Exploring Reactive Access ControlCHI 2011, May 7–12, 2011, Vancouver, BC, Canada.
Michelle L. Mazurek*, Peter F. Klemperer*, Richard Shay*, Hassan Takabi†, Lujo Bauer*,
Lorrie Faith Cranor*
*Electrical and Computer Engineering
Carnegie Mellon University
Pittsburgh, PA 15213
†University of Pittsburgh
As users store and share more digital content at home, access control becomes increasingly important. One promising approach for helping non-expert users create accurate access policies is reactive policy creation, in which users can update their policy dynamically in response to access requests that would not otherwise succeed. An earlier study suggested reactive policy creation might be a good fit for file access control at home. To test this, we conducted an experience-sampling study in which participants used a simulated reactive access-control system for a week. Our results bolster the case for reactive policy creation as one mode by which home users specify access-control policy. We found both quantitative and qualitative evidence of dynamic, situational policies that are hard to implement using traditional models but that reactive policy creation can facilitate. While we found some clear disadvantages to the reactive model, they do not seem insurmountable.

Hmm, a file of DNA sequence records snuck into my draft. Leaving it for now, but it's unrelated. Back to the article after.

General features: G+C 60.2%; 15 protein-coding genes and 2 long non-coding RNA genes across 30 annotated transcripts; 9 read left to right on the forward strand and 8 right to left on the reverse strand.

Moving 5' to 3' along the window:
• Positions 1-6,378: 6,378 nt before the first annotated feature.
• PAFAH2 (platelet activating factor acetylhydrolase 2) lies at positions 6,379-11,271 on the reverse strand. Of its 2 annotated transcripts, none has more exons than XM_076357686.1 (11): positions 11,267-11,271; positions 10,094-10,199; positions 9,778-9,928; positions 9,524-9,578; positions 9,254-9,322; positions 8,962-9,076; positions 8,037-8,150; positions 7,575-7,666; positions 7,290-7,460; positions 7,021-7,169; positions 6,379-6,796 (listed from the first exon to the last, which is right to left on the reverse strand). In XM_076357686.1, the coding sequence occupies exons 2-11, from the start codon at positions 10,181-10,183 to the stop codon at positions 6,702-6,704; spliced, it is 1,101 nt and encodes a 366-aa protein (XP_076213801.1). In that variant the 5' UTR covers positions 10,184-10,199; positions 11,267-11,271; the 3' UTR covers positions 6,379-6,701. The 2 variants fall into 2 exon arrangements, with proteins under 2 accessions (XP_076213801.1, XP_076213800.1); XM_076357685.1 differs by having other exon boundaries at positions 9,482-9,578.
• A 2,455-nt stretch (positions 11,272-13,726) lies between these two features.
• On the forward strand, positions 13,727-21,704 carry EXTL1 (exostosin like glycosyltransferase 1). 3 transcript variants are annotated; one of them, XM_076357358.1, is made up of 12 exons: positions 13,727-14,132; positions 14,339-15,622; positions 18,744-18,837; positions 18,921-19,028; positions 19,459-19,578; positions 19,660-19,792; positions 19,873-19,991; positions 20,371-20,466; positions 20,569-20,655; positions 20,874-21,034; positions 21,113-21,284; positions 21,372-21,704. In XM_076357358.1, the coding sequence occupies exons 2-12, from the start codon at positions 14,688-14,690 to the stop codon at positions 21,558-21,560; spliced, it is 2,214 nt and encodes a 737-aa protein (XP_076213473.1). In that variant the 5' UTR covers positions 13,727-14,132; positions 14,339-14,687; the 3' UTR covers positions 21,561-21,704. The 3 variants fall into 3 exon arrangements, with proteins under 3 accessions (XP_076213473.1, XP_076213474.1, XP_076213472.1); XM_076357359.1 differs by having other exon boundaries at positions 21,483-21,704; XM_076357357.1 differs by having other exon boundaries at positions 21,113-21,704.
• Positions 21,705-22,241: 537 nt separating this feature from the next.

KEYWORDS: Access control, Home computing, Human factors, Privacy
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